Fermentation Ideation

Fermentation Ideation on the Beachside Blog

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"Microbiome" is a buzz word in modern health, but our ancestors kept their symbiotic microorganisms happy without having to think about it. While probiotics taken in supplement form can give you a large dose of "good" bacteria, fermented foods naturally contain cultures of beneficial microbes. Some examples are...

  • Kombucha: fermented tea
  • Sourdough: fermented flour and water
  • Sauerkraut: fermented cabbage
  • Pickles: fermented cucumbers
  • Kimchi: fermented vegetables (with seasonings)
  • Yogurt: fermented milk 
  • Kefir: fermented milk (different process)

Store-bought versions of these foods and beverages may be healthy - read the ingredient label to double check - and some of them can be bought on a smaller scale by visiting a farmers market or ordering from a local farm. The best way to know what you're consuming, though, is to make your own from scratch. We'll cover a few things to consider in this post but won't get into details like recipes or supply lists. (Blogs like Homestead and Chill and The Perfect Loaf can be very helpful for that!)

What Can You See Yourself Consuming?

The first question to ask is also the most obvious. If you hate cucumbers, you might end up liking pickles...but probably not. If you don't eat many carbohydrates, figuring out how to incorporate sourdough into your diet may be difficult. Start thinking about the fermented products that you're already consuming (e.g. are you buying kombucha on your grocery runs?), or unfermented products that are similar, like non-sourdough crackers or bread.


If you're not sure if you like something like sauerkraut or kimchi, buy a small jar of it and try it out first. Once you know that you enjoy the taste and understand how you would incorporate it into your diet, think about making it yourself.

How Much Time Do You Have?

Some fermented foods and beverages only involve initial work followed by fermentation time before they're ready to be consumed. Others have more detailed processes with more steps. If you love sourdough bread but know that you don't have the time to feed a starter, wait hours for an autolyse, wait hours for fermentation, hours for proofing, and an hour for baking, then it might not be a good fit for you right now. Brining pickles and kimchi would take less time - more of a "set it and forget it" process - and still give you a dose of probiotics. Research what's involved in the creation of your favorites and narrow down your list of potential fermentation projects accordingly.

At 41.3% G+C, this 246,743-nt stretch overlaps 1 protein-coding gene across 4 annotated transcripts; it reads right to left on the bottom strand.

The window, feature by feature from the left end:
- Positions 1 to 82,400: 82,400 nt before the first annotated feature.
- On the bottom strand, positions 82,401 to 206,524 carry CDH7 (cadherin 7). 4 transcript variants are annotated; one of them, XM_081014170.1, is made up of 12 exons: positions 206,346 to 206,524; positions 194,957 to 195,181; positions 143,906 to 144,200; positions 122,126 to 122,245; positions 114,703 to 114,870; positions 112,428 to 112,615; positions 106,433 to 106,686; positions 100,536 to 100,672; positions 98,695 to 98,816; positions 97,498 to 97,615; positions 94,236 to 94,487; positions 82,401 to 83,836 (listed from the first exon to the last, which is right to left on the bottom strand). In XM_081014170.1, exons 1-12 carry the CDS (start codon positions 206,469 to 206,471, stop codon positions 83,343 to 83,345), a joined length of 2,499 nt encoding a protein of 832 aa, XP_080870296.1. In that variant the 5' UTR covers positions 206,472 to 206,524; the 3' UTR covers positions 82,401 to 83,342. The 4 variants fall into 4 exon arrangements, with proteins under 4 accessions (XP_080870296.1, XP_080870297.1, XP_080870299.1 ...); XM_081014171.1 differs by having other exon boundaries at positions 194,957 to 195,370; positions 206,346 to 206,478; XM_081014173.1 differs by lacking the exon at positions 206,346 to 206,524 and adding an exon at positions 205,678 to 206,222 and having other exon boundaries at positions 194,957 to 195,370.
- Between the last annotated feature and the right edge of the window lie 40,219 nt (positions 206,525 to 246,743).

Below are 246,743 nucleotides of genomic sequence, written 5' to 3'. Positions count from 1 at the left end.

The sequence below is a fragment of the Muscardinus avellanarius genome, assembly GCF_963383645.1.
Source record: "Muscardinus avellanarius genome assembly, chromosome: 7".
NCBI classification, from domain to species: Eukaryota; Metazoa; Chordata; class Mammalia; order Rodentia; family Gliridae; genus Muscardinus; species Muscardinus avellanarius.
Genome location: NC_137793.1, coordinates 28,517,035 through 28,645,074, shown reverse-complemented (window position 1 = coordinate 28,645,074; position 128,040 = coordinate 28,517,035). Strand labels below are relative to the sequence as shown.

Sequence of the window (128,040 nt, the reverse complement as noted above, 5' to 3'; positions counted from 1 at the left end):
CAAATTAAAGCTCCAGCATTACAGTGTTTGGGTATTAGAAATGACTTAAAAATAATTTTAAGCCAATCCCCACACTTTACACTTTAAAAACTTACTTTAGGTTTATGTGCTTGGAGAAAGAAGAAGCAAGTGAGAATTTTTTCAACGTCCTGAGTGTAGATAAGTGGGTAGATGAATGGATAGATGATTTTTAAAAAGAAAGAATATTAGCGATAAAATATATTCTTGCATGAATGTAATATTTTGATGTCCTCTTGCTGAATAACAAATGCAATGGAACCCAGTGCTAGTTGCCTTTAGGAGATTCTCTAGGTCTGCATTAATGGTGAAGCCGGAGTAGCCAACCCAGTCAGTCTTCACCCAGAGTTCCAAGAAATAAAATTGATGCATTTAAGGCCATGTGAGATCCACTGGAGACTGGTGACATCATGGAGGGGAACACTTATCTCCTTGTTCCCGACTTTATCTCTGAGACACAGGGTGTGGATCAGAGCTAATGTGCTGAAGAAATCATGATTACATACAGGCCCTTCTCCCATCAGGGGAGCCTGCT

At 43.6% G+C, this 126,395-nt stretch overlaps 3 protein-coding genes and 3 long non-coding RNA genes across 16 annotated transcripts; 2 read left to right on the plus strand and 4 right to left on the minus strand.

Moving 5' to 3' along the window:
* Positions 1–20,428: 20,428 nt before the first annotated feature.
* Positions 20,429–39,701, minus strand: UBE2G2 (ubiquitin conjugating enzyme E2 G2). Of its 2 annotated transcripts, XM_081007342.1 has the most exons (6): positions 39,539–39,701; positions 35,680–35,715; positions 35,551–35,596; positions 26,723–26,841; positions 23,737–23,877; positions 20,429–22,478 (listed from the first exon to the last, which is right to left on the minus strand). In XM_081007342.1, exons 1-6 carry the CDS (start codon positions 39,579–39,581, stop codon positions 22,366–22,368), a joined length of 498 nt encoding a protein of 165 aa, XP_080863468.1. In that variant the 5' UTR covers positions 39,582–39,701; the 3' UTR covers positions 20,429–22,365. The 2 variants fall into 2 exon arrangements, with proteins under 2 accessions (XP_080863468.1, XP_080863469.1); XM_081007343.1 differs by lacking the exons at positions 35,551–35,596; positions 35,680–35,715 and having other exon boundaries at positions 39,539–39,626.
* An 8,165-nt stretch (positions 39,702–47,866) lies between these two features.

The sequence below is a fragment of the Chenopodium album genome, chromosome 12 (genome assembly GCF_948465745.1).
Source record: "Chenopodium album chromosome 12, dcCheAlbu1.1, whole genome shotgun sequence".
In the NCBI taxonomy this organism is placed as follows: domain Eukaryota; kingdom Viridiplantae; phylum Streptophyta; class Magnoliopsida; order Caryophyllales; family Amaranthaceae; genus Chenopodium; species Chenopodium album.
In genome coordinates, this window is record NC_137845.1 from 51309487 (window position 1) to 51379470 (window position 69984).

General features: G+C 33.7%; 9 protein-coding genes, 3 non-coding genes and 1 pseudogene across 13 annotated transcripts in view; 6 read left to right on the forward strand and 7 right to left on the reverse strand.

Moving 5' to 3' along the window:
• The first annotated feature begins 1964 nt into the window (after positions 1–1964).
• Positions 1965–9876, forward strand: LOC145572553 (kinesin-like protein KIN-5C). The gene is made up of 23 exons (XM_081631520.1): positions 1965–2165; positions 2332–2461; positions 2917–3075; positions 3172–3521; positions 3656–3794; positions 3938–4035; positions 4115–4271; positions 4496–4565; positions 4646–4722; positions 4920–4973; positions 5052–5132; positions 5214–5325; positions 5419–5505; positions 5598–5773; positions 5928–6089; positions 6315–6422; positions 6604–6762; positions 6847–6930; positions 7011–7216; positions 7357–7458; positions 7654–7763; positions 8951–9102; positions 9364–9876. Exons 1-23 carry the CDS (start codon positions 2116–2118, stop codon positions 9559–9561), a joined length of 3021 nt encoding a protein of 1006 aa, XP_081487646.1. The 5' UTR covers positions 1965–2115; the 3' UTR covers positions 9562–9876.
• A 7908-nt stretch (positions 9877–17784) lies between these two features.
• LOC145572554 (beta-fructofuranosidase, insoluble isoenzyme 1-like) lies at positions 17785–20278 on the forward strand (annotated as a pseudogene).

How Much Do You Want to Invest?

Fermentation projects will require different supplies, some of which you may have lying around and some of which you'll have to buy. Like we discussed with hobbies, it's usually better to start small before committing to a large amount in case you decide that it's not for you after all. For instance, brewing kombucha involves letting your SCOBY work on sweet tea in a vessel and then bottling it for another ferment when it's done. Instead of going full-force by buying tons of swing-top bottles that you may or may not need, start with a few and then add more later if necessary.

What's Your Risk Tolerance?

Fermentation is bacteria and/or yeast chemically breaking down substances like glucose. The microorganisms involved are usually "good" and fermenting at home generally carries very low risk when you follow proper safety and sanitation guidelines. (Recipes should describe what these are, but it's worth doing your own research as well.) That being said, if you're pregnant, immune-compromised, or have any other health conditions which require you to be extra cautious, you should take that into consideration when deciding which fermented products to consume.

Fermented Foods and Drinks on the Beachside Blog: Kombucha, sourdough, sauerkraut, pickles, kimchee, yogurt

Fermenting at home requires an ongoing investment of time, but consuming homemade ferments is often better for your health and wallet in the long run. View it as a hobby and have fun trying different techniques and flavors to keep yourself motivated to stick with it. Your microbiome influences everything from your mood to your immune system, so it's worth taking the time to keep it happy.

Kathleen Ketola is a Licensed Acupuncturist and the owner of Beachside Community Acupuncture. She loves providing affordable acupuncture to the residents of Addison, Dallas, and Farmers Branch, Texas, and educating the general public on how acupuncture and Traditional Chinese Medicine can treat everything from pain to infertility to stress and beyond. Click "Book Now" at the top of this page to book an appointment or feel free to contact her at (214) 417-2260.